The Ethical Government Civil Attorney

Knowing Who the Client Is

The ethical duties of the government civil attorney are predicated upon a clear understanding of who the client is. The duties articulated in RPC 1.13, regarding the representation of an organization acting through its duly authorized constituents, apply to the representation of a government entity.[25] The attorney therefore represents the government entity acting through the government officials that are the entity’s duly authorized constituents; the immediate attorney-client relationship exists between the attorney and the government officials acting in their official capacities on behalf of the government entity. However, in Nevada this representation carries a special responsibility under RPC 1.13(f):

In dealing with an organization’s . . . constituents, a lawyer shall explain the identity of the client to the constituent and reasonably attempt to ensure that the constituent realizes that the lawyer’s client is the organization rather than the constituent.

Therefore, in Nevada the attorney has an affirmative duty to communicate to each government official with whom he or she has an immediate attorney-client relationship that the client is the government entity, not the official. Only by clearly establishing the boundaries of the attorney-client relationship and communicating that information can the attorney provide effective representation.

Government officials have a fiduciary duty to act in the public’s best interest, and the attorney-client relationship between the government official and the attorney is tempered by this broader duty to the public.[26] The government civil attorney is held to a higher standard as a result, and has a corresponding duty to act in the best interests of citizens in the course of representing the government client. The attorney fulfills that duty primarily by providing timely and competent legal advice and representation to government officials and by the enforcement of Nevada law, which can limit the government entity’s liability and protect taxpayer money.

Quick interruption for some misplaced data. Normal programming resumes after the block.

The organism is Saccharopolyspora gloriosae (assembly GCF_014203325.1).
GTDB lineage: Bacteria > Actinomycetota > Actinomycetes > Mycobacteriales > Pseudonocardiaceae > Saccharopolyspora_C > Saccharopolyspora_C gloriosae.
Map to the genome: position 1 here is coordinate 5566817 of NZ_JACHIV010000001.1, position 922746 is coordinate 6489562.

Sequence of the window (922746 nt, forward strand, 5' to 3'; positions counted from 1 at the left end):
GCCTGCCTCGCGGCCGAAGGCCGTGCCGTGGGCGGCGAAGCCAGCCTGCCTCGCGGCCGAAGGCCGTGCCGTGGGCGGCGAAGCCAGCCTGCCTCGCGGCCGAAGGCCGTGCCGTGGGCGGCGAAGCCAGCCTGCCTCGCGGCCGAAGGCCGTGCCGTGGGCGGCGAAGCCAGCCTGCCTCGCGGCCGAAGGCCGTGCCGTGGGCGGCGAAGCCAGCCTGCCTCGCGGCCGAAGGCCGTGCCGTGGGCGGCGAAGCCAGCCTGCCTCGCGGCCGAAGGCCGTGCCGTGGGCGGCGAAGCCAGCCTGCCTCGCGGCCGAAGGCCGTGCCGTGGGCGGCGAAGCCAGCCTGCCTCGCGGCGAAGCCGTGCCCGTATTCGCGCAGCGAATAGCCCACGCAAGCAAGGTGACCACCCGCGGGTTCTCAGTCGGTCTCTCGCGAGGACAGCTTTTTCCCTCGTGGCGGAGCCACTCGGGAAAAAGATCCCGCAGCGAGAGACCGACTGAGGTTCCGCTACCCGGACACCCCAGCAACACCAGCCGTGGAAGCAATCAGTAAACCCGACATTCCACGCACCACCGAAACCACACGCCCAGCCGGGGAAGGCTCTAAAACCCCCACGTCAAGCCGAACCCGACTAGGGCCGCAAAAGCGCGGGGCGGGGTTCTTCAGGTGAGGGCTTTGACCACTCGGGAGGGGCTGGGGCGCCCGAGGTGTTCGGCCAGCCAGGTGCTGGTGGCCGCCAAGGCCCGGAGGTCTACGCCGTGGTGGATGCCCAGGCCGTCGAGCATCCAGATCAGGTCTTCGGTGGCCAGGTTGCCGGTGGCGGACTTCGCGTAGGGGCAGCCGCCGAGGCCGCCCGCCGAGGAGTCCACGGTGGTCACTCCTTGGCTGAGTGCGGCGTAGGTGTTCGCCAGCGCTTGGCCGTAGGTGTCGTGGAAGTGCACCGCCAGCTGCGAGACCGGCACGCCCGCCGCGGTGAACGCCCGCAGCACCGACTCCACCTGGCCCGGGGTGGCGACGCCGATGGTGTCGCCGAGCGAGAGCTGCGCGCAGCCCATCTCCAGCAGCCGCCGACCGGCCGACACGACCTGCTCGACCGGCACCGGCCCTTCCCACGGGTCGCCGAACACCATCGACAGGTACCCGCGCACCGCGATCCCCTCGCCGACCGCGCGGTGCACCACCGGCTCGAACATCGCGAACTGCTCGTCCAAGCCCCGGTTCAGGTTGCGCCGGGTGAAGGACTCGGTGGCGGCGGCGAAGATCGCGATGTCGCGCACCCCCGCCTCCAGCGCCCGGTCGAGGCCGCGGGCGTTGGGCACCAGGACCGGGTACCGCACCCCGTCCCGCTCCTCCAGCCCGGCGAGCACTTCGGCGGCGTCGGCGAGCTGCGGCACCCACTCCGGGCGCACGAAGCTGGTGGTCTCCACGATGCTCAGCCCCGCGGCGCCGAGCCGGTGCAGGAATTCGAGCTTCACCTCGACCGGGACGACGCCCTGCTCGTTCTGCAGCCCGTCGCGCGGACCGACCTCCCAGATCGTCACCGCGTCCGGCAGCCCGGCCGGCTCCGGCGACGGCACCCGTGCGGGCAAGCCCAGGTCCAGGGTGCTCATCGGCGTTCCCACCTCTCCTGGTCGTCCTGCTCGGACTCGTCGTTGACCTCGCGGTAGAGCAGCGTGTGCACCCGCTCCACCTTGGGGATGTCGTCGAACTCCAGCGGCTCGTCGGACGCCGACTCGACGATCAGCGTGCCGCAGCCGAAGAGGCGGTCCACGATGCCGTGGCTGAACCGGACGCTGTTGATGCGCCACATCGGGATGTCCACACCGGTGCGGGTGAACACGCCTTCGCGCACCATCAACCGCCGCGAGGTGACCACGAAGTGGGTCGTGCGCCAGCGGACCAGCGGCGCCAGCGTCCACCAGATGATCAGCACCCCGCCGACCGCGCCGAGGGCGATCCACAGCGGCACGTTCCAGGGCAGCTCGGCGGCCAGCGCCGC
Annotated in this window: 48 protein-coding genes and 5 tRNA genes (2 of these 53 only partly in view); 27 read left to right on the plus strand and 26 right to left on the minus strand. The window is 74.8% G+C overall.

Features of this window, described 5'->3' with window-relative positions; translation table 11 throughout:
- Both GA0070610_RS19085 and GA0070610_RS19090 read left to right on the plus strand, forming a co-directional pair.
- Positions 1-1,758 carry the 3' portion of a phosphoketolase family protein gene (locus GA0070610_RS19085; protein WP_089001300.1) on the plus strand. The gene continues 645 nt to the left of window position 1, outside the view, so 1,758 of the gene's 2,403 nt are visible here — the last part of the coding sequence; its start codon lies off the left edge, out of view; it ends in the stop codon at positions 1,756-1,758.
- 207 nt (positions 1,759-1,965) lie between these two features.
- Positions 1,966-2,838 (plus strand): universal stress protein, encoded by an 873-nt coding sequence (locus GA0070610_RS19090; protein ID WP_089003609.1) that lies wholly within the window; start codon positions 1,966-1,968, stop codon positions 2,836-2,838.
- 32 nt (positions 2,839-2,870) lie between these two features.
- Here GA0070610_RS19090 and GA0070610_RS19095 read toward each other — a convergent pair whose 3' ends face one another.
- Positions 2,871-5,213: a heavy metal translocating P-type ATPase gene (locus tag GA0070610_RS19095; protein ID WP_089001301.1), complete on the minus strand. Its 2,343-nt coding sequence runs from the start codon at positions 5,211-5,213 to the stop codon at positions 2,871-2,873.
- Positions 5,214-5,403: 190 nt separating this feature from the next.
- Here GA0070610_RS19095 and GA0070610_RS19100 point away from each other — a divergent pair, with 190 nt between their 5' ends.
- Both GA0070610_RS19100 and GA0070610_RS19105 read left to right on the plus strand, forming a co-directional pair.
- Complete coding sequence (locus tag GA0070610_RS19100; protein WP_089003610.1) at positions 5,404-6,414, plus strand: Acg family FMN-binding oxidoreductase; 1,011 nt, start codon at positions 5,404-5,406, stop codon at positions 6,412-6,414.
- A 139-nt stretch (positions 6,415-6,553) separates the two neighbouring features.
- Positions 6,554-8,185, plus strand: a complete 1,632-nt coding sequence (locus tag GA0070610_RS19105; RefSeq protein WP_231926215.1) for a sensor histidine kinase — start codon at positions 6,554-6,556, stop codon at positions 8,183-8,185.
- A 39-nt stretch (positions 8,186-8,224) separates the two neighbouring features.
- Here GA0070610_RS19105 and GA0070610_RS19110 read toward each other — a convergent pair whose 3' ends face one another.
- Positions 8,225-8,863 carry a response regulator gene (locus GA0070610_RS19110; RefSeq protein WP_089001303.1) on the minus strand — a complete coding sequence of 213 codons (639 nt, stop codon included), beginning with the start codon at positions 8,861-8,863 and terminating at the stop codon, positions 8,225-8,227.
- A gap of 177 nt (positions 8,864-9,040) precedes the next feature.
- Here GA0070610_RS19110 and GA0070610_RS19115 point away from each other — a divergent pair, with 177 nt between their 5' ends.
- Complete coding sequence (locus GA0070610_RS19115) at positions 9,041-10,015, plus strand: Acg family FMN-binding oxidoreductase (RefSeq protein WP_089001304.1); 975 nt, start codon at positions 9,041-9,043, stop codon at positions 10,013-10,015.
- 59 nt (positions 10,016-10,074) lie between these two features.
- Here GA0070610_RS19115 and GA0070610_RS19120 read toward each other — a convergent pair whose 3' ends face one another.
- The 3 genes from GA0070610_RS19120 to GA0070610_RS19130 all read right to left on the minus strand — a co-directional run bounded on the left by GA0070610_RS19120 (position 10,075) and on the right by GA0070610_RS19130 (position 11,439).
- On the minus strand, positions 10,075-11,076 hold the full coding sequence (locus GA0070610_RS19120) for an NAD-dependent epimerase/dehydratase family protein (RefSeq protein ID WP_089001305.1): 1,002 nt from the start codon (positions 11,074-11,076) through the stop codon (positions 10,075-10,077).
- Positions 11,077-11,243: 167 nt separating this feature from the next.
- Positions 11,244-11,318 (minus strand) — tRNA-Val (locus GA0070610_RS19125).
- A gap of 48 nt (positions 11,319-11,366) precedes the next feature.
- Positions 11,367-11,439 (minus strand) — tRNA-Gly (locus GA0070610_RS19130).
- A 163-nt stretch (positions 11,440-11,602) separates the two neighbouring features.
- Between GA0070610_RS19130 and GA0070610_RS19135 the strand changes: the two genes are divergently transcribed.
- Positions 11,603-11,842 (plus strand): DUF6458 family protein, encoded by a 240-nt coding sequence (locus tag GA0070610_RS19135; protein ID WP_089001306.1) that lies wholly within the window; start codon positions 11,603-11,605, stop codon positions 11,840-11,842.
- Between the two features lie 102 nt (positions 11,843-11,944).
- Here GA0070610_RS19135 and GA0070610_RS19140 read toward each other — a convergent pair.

Confidentiality of Information

Because transparency and accountability in government are essential to a free society, the government civil attorney must carefully balance the public’s right to access with any legal or ethical constraints on his or her ability to disclose information or otherwise engage in public discourse. RPC 1.6 generally restricts the disclosure of information related to the representation of a client; however, subsection (b)(6) permits disclosure if required by another law. Nevada’s public records law (NRS Chapter 239) and open meeting law (NRS Chapter 241) clearly fall within the scope of RPC 1.6(b)(6), but these are limited in turn by certain statutory exceptions, such as those for privileged attorney-client communications and attorney work-product.[27]

RPC 1.6(b) works in tandem with RPC 1.13(b), regarding the referral to a higher authority of violations of law by someone acting on behalf of an organization. The comments to ABA Model Rule 1.13 reflect a different standard for the government civil attorney in determining how to proceed under the Rule, attributable to the attorney’s duty to act in the best interests of citizens in the course of representation:

   In a matter involving the conduct of government officials, a government lawyer may have authority under applicable law to question such conduct more extensively than that of a lawyer for a private organization in similar circumstances. Thus, when the client is a governmental organization, a different balance may be appropriate between maintaining confidentiality and assuring that the wrongful act is prevented or rectified, for public business is involved.[28]